LONDON, Oct 3 (Reuters) - Global investment banking fees in the year to date have reached their highest since just before the financial crisis, coming in at $76.1 billion, according to Thomson Reuters data.
The global fee pool is up 14 percent to a ten-year high in the first nine months of 2017, compared to the same period last year, driven by a strong rise in fees from capital markets activity.
The Americas accounted for around 50 percent of the total at $38 billion, the data showed, up 11.6 percent from a year ago.
In Europe, banking fees rose 19 percent to a two-year high of $17.5 billion, while fees from Japan reached their highest level since Thomson Reuters records began in 2000 at $4.1 billion.
U.S. banks are in the top five positions in the global investment banking fee rankings with a 27.9 percent share, down from a high of 44.3 percent in 2001.
JPMorgan is on track to retain its spot at the top of the fee table in 2017, earning $5.0 billion so far compared to Goldman Sachs in second place with $4.4 billion.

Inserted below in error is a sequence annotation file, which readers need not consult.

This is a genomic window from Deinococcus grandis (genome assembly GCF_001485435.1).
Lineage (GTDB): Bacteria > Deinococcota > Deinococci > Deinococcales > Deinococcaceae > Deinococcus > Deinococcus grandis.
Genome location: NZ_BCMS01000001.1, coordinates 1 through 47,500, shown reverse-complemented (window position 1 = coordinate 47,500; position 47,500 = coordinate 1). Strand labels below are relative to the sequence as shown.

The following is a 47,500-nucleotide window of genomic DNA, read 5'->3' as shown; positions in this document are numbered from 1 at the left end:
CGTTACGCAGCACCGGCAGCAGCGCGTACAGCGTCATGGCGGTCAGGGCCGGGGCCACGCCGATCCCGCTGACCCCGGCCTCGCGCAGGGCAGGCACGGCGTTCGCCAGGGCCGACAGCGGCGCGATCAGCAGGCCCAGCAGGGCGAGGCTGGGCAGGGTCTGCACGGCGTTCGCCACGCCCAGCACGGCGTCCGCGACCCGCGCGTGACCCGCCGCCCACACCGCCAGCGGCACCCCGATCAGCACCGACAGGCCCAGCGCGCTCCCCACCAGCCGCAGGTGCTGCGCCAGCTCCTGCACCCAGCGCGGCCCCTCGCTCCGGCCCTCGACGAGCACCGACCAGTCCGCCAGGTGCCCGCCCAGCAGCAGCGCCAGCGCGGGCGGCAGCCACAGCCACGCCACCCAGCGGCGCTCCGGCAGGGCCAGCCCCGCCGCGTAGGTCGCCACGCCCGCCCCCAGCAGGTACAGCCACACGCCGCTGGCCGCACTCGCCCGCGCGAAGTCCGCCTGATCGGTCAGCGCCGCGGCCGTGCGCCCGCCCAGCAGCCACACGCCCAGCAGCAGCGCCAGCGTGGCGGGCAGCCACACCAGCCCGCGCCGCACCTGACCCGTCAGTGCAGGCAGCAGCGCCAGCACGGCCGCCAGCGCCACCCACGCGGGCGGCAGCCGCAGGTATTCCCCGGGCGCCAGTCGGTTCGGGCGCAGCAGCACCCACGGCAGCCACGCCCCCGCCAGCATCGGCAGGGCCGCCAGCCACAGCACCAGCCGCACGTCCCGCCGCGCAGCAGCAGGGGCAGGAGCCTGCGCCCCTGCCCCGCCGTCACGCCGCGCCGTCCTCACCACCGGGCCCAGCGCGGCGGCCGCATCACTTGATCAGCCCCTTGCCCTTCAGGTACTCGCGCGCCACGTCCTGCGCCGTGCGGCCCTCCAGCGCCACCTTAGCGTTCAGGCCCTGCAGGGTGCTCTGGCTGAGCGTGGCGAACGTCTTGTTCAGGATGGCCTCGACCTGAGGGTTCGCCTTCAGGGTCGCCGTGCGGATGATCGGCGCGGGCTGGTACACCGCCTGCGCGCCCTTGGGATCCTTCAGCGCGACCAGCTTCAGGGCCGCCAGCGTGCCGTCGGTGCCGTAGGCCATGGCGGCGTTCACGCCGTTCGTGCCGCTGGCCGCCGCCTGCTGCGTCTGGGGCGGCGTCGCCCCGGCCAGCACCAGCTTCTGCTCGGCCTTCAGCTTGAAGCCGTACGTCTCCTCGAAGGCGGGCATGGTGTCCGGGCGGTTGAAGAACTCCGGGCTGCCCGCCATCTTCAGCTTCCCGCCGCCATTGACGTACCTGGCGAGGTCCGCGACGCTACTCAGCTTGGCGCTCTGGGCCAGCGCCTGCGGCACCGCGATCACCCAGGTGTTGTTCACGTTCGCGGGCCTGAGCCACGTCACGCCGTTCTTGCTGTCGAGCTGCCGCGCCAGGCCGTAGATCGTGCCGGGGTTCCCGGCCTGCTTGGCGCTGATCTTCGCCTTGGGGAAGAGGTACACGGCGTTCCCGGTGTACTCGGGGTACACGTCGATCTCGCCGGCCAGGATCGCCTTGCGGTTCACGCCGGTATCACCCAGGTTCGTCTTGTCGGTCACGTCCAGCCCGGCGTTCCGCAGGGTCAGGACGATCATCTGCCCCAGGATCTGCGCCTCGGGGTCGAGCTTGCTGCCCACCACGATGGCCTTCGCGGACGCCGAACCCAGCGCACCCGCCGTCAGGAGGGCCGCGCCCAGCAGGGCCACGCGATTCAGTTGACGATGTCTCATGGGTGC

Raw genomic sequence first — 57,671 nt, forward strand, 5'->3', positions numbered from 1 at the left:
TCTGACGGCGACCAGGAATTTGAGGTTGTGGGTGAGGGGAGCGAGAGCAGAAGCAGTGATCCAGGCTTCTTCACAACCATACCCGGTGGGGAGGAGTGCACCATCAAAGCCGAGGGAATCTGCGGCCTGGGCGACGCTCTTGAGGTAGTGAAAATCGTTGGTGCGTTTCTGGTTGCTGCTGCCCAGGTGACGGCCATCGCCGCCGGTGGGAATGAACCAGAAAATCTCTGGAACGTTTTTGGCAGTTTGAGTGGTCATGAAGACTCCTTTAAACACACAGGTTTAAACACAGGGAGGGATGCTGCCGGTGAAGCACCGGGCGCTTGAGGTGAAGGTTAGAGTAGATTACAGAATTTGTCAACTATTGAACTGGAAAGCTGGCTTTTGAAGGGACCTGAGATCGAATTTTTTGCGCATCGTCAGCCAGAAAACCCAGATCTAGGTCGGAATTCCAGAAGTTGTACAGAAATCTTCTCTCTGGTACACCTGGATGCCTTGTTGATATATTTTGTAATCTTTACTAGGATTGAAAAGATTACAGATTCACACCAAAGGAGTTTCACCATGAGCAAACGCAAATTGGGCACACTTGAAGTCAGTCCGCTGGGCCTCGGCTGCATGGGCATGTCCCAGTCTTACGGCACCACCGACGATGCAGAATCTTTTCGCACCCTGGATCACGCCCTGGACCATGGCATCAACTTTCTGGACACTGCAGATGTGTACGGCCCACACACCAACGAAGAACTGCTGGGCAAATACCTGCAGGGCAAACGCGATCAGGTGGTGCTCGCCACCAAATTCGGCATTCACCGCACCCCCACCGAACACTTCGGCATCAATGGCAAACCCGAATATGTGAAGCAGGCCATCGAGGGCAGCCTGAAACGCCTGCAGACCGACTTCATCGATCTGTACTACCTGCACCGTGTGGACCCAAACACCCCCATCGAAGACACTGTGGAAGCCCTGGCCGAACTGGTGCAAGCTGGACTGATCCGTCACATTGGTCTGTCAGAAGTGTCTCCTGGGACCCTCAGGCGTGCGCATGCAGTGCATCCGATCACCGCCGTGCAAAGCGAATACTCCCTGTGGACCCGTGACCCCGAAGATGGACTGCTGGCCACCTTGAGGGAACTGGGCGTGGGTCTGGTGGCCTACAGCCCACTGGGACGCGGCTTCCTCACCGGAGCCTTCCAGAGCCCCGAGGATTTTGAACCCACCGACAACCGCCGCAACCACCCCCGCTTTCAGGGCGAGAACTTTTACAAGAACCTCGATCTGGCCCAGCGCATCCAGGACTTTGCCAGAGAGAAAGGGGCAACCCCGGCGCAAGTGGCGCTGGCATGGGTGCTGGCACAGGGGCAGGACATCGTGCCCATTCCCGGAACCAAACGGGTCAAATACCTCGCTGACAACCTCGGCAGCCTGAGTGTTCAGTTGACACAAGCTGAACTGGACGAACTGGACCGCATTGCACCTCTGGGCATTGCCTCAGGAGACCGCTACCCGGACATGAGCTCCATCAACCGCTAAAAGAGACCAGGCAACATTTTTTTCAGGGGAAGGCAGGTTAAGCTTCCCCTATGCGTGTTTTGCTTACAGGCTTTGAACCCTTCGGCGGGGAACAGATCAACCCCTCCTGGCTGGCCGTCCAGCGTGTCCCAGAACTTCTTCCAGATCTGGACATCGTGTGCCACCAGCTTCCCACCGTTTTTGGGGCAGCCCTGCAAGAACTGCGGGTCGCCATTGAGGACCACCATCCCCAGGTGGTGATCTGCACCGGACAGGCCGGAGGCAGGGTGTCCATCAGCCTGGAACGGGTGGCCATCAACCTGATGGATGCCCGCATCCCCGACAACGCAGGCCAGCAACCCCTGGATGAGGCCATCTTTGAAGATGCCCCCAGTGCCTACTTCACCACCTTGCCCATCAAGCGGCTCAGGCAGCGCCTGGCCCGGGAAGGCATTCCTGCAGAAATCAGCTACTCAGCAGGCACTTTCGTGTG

Barclays was the best performing European bank, bringing in $2.6 billion.
Fees from equity capital markets business rose 42 percent to $16.6 billion over the period, which includes a 91 percent increase in fees from initial public offerings to $5.4 billion.
However, uncertainty surrounding the impact of new U.S. President Donald Trump’s policies meant mergers and acquisition (M&A) activity fell, causing a 1 percent slip in M&A fees to $20.1 billion.
The biggest fall was in the United States, where M&A activity fell 12 percent in the first nine months of the year compared with the same period in 2016.
M&A activity for European targets totalled $629.3 billion during the first nine months of 2017, an increase of 29 percent compared to 2016, when Britain’s vote to leave the European Union subdued dealmaking. (Reporting by Clara Denina. Editing by Jane Merriman)